Just to play devil's advocate:
One thing you may want to consider is that your current documentation might be suboptimal - no one may be reading your documentation because it isn't useful (to them).
- How easy is it to find your documentation in the first place?
- How easy is it to find a given topic within your documentation?
- Is there a clear path for a novice user to learn about your program?
- What's the learning curve like? Is there a good progression from complete newbie to experienced user, or do you go straight from trivial examples to a reference manual dump?
- Do you have multiple ways of finding information based on different mental models/outlook? (That is, things like tutorials, FAQs, demos, reference manuals - e.g. not everyone wants to puzzle out the answer to their question from a Backus–Naur grammer, even if it is technically the most accurate way of representing the information.)
- Why aren't people reading your documentation? And no, "because they're ungrateful, lazy schmucks" is not a sufficient answer, at least not if you want to get them to change their behavior.
Looking at you website, it looks like you could highlight "Documentation" more. On the main page, you have 'Download' 'Demo' and 'GitHub' as main buttons, but documentation gets a tiny text-only link. Documentation is at least as important to your users as a GitHub link - why not promote it?
In the upper right you do have a "Getting Started" link, but phrasing could be better. E.g. what will people who are thinking "I don't need to get started - I'm already using it; I just have a question about details" click? You have the "Help" button, but that's a bit confusing - is it "I would like to help this Open Source project"? "Help" in other sites also tends to be more "about this site/contact us" - to be honest, my eyes completely skipped over that link as useless boilerplate the first few times I saw it.
Even when you click on the "Getting Started" link, phrasing the links could be better. For example "navigating the code". I don't want to "navigate" Userfrosting, I want to "use" it. I guessing a fair number of users are skipping that page because they think it's an in-depth nitty-gritty code architecture page, rather than (apparently) your main documentation page.
The tutorials link is good ... but you only have the two. If you are getting repeated questions on the same topic, it's probably worth it to make some tutorials about that topic. This is especially true if you're targeting the novice user. You have to expect that they'll come in with little to none of the knowledge that you take for granted. There has to be an easy (for them) way of getting that knowledge, even if it's not directly related to your software.
Cross linking is also good. The "Components" link on "Getting Started" would be the spot to go to get an overview about the various parts of your program and how to use them, except that it has no links, making it hard to get more information about those parts. (E.g. if I wanted to know how to "Control privileges for users and groups", there's no indication of where I would go to find out.)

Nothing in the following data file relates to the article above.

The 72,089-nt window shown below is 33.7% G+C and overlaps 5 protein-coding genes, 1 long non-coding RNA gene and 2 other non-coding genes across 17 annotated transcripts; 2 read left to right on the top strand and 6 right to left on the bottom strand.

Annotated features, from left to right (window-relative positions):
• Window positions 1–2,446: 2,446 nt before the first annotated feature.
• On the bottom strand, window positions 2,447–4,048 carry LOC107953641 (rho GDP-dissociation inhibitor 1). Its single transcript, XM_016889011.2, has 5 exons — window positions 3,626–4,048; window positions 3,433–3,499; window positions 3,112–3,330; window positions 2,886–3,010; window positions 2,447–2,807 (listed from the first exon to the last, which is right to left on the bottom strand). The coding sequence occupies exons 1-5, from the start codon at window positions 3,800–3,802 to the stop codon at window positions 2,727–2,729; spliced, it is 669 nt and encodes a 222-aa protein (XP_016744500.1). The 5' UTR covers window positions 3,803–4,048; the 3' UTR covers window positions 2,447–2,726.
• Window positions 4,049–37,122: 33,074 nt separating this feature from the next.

In the "Get Help" section on your main page, when I click on "Using Userfrosting", I get an interstitial pop up, and if I blindly click through (which, let's be honest, most people will do) I get dumped back to the front page. That is to say, the one link that - to me - would be the most important documentation link doesn't actually do anything. (Note that this is the same reason that popups on download or steps in the installer won't work - if the popups/steps are hoops to jump through rather than things which provide immediate benefits to the user, people will skip them.)
Finally, you have to think about searchability. Not just "how would I, as an experienced user, search for this information?" but "how would someone who has little to no clue about my software find this information, keeping in mind they might not know what the appropriate keywords are?" First off, your website has no search box available. If I want to search your documentation, I can't do it from your site, instead I have to go to an external search engine and be knowledgeable enough to know about the site restriction syntax, etc.
Even if I do a plain Google search, I'm not much better. For example, I typed "render PHP Userfrosting". Even without the site restrictions on search, I do get related pages, but nothing that a quick glance tells me anything related to rendering PHP (specifically). There might be synthesizable information in there somewhere, but I have ~2,000 Google results for this search, and others from the other search terms I try. Realistically, I'm giving each search result maybe 10 seconds before I give up and go onto the next one. Is there a specific paragraph in the documentation which specifically and directly answers this question? If so, why might I not be finding it?
I want to emphasize that last point. Roughly speaking, if you can't answer "unresearched, quick-fix questions" by a literal cut-and-paste of a single paragraph from the documentation, then either your documentation isn't comprehensive enough or the questions are more complex than you're giving them credit for.
While it's true you will get a fraction of people who will never read your documentation no matter how easy it is to use, the threshold for "giving up" is a range. Each person has a varying level of hassle which they're willing to tolerate. It's not just those who immediately ask others for help and those who extensively scour the documentation to ask comprehensively researched questions. Depending on how hard you make it to use your documentation, you'll get more or fewer people who will make the attempt. Your goal is to lower the hassle level for using the documentation as far as you can.